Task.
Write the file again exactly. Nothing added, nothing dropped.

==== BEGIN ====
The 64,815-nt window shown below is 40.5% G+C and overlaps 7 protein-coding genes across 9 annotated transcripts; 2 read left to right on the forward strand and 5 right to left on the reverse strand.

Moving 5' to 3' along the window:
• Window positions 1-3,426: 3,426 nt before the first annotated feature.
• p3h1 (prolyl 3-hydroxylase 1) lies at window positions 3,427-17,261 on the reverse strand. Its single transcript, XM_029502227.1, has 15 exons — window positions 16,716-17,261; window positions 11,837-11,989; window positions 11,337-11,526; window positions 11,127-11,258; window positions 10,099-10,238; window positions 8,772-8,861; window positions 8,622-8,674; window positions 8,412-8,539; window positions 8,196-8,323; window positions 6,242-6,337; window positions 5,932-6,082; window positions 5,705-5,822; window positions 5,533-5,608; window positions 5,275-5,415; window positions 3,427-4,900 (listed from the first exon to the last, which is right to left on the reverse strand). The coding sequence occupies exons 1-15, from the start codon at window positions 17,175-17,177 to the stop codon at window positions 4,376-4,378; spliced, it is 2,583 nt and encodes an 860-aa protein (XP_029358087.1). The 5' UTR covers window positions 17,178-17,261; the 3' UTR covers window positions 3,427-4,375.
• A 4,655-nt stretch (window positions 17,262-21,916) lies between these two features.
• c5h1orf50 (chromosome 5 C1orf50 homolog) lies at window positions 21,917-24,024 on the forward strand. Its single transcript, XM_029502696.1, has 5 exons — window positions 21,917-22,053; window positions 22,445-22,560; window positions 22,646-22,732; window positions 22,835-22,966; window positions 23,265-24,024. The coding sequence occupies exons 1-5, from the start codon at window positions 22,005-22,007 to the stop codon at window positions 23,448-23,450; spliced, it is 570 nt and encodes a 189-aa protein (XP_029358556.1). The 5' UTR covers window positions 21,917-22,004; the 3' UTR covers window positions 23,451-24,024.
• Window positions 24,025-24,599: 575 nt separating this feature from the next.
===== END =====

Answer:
The 64,815-nt window shown below is 40.5% G+C and overlaps 7 protein-coding genes across 9 annotated transcripts; 2 read left to right on the forward strand and 5 right to left on the reverse strand.

Moving 5' to 3' along the window:
• Window positions 1-3,426: 3,426 nt before the first annotated feature.
• p3h1 (prolyl 3-hydroxylase 1) lies at window positions 3,427-17,261 on the reverse strand. Its single transcript, XM_029502227.1, has 15 exons — window positions 16,716-17,261; window positions 11,837-11,989; window positions 11,337-11,526; window positions 11,127-11,258; window positions 10,099-10,238; window positions 8,772-8,861; window positions 8,622-8,674; window positions 8,412-8,539; window positions 8,196-8,323; window positions 6,242-6,337; window positions 5,932-6,082; window positions 5,705-5,822; window positions 5,533-5,608; window positions 5,275-5,415; window positions 3,427-4,900 (listed from the first exon to the last, which is right to left on the reverse strand). The coding sequence occupies exons 1-15, from the start codon at window positions 17,175-17,177 to the stop codon at window positions 4,376-4,378; spliced, it is 2,583 nt and encodes an 860-aa protein (XP_029358087.1). The 5' UTR covers window positions 17,178-17,261; the 3' UTR covers window positions 3,427-4,375.
• A 4,655-nt stretch (window positions 17,262-21,916) lies between these two features.
• c5h1orf50 (chromosome 5 C1orf50 homolog) lies at window positions 21,917-24,024 on the forward strand. Its single transcript, XM_029502696.1, has 5 exons — window positions 21,917-22,053; window positions 22,445-22,560; window positions 22,646-22,732; window positions 22,835-22,966; window positions 23,265-24,024. The coding sequence occupies exons 1-5, from the start codon at window positions 22,005-22,007 to the stop codon at window positions 23,448-23,450; spliced, it is 570 nt and encodes a 189-aa protein (XP_029358556.1). The 5' UTR covers window positions 21,917-22,004; the 3' UTR covers window positions 23,451-24,024.
• Window positions 24,025-24,599: 575 nt separating this feature from the next.